There is no precise definition of a "valid position". The FIDE rules define how chess pieces can and must move, and they also define that certain kinds of moving pieces are not allowed (e.g. Art. 1.2: "Leaving one’s own king under attack, exposing one’s own king to attack and also ’capturing’ the opponent’s king are not allowed." or Art. 3.1 "It is not permitted to move a piece to a square occupied by a piece of the same colour.").

So there are positions of which we know they are illegal since they were immediately reached by an illegal move. We can detect this either by knowing the previous move or, in case of setting up a new position from an FEN, by finding an element of the position that proves the previous move, or any of its predecessors, to have been illegal (e.g. if the king of the side not having the move is in check, or if any side does not have exactly one king which would imply either an illegal capture of the king or an illegal promotion to a king).

There are, however, much more cases where we can find out that any of the previous moves must have been illegal, or in other words: that the position is unreachable from the initial chess position by a legal sequence of moves. Here is where we leave the "exact" part of the story. There are a couple of obvious checks that can be made to detect unreachable positions. But it is practically impossible to do a complete (retro) analysis, so in most engines only some basic criteria are applied. Here is a selection of some criteria that I know:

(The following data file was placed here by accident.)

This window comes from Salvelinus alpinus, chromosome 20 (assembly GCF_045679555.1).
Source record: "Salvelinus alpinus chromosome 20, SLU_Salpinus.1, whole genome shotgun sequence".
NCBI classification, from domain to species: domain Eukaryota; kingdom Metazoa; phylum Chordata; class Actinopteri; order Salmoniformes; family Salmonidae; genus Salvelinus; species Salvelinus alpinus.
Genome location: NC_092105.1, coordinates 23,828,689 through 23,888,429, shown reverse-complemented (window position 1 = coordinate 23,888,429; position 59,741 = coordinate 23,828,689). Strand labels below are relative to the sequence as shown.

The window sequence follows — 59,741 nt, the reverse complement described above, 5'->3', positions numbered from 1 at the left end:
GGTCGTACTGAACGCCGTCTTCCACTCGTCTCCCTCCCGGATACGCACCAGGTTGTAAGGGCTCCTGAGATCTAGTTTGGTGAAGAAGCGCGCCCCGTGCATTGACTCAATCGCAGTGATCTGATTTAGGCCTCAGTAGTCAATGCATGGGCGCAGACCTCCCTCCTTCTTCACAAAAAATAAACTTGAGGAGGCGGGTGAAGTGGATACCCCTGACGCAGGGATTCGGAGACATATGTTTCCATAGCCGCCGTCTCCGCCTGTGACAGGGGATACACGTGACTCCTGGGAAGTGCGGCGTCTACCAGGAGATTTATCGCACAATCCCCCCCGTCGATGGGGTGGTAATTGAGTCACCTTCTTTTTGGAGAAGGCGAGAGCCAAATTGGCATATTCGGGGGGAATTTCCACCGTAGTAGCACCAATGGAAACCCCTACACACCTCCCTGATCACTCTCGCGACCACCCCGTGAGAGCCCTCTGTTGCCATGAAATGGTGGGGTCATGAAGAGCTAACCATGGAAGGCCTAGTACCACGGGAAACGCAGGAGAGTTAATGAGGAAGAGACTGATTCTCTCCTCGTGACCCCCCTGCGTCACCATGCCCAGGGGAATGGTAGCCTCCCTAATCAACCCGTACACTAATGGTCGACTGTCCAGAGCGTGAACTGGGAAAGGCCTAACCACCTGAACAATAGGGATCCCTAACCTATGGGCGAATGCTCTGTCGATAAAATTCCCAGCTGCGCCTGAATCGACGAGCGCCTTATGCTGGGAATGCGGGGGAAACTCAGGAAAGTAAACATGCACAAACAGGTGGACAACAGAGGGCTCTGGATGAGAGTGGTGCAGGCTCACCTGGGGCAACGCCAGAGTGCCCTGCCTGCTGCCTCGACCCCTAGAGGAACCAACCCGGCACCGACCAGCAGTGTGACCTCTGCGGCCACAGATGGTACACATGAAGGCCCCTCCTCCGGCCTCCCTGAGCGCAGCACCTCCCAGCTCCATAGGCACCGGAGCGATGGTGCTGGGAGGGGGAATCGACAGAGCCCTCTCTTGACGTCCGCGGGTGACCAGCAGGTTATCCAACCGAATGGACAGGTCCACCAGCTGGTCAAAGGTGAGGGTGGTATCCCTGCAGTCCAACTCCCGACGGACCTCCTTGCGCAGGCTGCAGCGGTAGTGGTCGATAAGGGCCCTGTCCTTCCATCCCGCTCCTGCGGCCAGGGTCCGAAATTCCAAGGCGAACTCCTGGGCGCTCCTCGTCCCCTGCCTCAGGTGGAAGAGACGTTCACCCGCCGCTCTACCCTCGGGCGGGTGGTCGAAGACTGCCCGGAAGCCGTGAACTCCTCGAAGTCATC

- more than two checks to the enemy king?
- double check given by two pieces that can never give double check (e.g. two pieces of the same type, or bishop with queen on diagonal)?
- pawn on 1st or 8th rank?
- number of pieces definitely resulting from a promotion exceeds (8 - number of friendly pawns)?

You could do many more checks to filter out unreachable positions, e.g. a white bishop on a dark square different from c1 together with white pawns on b2 and d2 (unreachable since the bishop could never have left c1), or white pawns a2, a3, b2 (unreachable since the Pa3 would have captured from b2 to a3 but there is another white pawn on b2), it is up to you where you draw the line. Engines are not forced to reject any kind of illegal resp. unreachable positions. In fact all unreachable positions are also illegal in the context of whole games that started from the initial chess position but often it is hard to prove it.